This petition for review and cross-application for enforcement raise the question whether a party in a representation proceeding waives its right to an evidentiary hearing if it fails to assert its right to such a hearing in its objections or fails otherwise to make a timely request for such a hearing to the Board or Regional Director. In the present case, Pinetree made no such assertion or request at any stage of the representation proceedings, but rather first claimed denial of its right to such a hearing in the unfair labor practice proceedings that followed. The Board argues that Pinetree's failure to seek a hearing in the representation proceedings constitutes a waiver of this objection for all purposes, including judicial review. The Board erroneously asserts that support for this position is found in decisions of this and other circuits.2 Pinetree mistakenly argues that our decisions in NLRB v. Belcor, Inc., 652 F.2d 856 (9th Cir. 1981), and Vari-tronics Co. v. NLRB, 589 F.2d 991 (9th Cir. 1979), indicate that the objections it submitted to the Regional Director and Board should be deemed a request for a hearing. In neither Belcor nor Vari-tronics, however, is there any indication that the parties seeking an evidentiary hearing failed to request such a hearing in their objections before the Regional Director or the Board. In both cases the question was whether the factual issues raised by the parties were so substantial or material that the Board should have ordered a hearing. NLRB v. Belcor, Inc., supra, 652 F.2d at 859; Vari-tronics Co. v. NLRB, supra, 589 F.2d at 993. From our reading of the cases cited by both parties, it is clear that we have not yet directly confronted the question before us.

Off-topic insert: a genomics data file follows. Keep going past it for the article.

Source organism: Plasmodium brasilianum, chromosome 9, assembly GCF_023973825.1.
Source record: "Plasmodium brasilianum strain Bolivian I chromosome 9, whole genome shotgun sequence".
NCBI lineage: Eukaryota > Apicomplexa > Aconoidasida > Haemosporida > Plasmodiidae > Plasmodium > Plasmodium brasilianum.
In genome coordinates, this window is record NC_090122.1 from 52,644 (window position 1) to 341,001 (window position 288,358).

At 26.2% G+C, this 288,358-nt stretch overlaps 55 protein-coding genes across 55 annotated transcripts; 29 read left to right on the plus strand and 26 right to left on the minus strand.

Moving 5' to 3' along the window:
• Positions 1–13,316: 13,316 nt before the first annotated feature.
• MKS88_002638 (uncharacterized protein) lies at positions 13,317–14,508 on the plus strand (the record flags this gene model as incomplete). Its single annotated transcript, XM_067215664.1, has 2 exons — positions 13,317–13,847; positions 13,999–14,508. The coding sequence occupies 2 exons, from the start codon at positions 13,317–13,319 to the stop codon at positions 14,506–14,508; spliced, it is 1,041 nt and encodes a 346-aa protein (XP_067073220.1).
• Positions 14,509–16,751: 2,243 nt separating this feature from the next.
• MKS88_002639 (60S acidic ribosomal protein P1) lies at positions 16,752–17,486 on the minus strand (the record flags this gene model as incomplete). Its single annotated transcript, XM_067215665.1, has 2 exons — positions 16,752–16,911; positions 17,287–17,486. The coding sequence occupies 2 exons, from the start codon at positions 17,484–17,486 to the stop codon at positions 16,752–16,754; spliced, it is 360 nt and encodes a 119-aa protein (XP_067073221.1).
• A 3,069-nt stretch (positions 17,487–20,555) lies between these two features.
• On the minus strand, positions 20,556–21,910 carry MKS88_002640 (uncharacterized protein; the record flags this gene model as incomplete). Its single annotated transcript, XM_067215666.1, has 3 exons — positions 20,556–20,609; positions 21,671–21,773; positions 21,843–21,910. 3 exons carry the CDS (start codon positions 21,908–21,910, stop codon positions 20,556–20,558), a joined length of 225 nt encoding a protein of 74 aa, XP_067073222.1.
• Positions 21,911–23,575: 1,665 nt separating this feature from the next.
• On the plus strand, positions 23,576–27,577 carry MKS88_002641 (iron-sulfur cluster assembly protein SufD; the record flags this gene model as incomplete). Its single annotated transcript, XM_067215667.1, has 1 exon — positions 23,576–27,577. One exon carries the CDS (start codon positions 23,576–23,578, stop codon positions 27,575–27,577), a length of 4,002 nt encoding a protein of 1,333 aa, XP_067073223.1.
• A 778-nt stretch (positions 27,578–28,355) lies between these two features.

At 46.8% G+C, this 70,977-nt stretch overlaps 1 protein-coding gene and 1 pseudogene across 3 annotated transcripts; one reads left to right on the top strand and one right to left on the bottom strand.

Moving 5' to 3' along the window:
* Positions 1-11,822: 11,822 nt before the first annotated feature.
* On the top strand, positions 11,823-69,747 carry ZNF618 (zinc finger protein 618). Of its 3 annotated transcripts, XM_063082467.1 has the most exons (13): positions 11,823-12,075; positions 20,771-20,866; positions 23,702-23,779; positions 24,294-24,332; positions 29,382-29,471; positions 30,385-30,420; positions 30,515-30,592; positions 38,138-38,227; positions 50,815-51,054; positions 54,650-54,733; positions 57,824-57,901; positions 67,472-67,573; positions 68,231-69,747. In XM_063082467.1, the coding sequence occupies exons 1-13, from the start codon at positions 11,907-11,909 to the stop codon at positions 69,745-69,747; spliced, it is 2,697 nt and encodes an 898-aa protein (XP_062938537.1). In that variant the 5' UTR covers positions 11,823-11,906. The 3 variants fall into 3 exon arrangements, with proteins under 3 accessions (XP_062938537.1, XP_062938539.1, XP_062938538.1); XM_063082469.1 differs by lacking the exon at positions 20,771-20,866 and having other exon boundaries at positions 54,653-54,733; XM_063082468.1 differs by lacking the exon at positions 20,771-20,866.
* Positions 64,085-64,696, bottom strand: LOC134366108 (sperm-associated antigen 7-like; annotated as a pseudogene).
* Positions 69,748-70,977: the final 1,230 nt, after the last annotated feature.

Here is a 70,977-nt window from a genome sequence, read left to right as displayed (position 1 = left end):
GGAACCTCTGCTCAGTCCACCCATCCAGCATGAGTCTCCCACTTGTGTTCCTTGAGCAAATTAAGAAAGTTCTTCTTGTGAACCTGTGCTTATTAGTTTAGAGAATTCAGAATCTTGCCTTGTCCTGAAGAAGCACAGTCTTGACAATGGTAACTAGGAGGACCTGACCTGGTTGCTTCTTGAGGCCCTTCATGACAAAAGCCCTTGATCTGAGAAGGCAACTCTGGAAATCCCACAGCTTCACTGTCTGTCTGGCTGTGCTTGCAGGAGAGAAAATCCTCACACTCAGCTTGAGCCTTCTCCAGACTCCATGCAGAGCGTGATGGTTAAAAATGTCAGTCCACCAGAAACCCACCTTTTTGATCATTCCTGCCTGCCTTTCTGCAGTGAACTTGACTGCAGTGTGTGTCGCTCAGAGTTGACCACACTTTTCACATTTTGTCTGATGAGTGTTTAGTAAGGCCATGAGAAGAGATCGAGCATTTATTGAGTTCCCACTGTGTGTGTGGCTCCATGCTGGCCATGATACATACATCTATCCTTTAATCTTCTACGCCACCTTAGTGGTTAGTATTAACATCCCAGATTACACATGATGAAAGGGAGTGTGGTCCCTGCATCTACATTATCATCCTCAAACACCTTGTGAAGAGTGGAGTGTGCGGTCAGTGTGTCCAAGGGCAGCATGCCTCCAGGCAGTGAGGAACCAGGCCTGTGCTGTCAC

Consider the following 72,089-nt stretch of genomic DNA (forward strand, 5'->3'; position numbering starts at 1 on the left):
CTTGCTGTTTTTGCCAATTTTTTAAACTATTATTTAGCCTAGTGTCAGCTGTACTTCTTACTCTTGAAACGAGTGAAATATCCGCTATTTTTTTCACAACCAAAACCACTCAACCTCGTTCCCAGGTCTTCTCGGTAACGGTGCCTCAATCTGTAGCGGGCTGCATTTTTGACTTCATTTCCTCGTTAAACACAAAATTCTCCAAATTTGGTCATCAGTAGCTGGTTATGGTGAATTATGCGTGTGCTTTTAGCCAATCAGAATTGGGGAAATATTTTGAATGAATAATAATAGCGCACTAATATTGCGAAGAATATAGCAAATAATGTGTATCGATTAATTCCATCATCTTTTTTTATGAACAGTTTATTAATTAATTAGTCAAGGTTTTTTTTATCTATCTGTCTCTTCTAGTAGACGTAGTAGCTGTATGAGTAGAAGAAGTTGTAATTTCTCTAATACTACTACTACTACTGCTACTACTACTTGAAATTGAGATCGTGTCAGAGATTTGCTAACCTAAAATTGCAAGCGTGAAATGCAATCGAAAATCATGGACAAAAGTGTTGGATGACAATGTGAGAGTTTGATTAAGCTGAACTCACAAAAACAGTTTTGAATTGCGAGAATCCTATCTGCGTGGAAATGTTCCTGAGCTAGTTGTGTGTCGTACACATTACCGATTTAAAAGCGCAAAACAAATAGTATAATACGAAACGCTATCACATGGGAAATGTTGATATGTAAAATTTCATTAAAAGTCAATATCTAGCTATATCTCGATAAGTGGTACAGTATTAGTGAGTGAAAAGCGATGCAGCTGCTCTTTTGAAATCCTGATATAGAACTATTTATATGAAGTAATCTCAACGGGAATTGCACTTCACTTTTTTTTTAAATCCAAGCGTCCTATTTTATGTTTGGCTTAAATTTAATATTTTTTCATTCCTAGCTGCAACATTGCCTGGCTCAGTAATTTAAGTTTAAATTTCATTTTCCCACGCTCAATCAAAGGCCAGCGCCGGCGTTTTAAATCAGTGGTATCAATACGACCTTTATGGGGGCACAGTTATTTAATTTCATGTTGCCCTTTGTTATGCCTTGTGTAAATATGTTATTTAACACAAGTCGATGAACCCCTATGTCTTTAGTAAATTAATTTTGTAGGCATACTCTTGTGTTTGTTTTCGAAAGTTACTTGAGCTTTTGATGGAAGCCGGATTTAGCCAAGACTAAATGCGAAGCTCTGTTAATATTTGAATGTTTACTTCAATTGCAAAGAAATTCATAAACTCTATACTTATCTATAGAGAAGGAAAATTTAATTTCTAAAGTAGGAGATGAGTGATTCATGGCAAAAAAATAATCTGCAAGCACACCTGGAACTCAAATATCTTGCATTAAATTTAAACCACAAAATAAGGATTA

Among the cases cited to us and those we have located in our independent research, the only one directly on point is the Sixth Circuit decision in NLRB v. Medical Ancillary Services, Inc., 478 F.2d 96 (6th Cir. 1973) (Medical Ancillary). There the court reasoned that no formal request for a hearing is necessary when a party's objections meet the criteria for a hearing as required under the Board's regulations. Although we are not bound by another circuit's decision, Gunther v. County of Washington, 623 F.2d 1303, 1319 (9th Cir. 1979), aff'd, 452 U.S. 161, 101 S. Ct. 2242, 68 L. Ed. 2d 751 (1981), we look to their reasoning for guidance. Id. We think it prudential "to maintain uniformity in the law among the circuits, wherever reasoned analysis will allow." Aldens, Inc. v. Miller, 610 F.2d 538, 541 (8th Cir. 1979), cert. denied, 446 U.S. 919, 100 S. Ct. 1853, 64 L. Ed. 2d 272 (1980). We therefore turn to analyze the virtue of the position taken by the Sixth Circuit.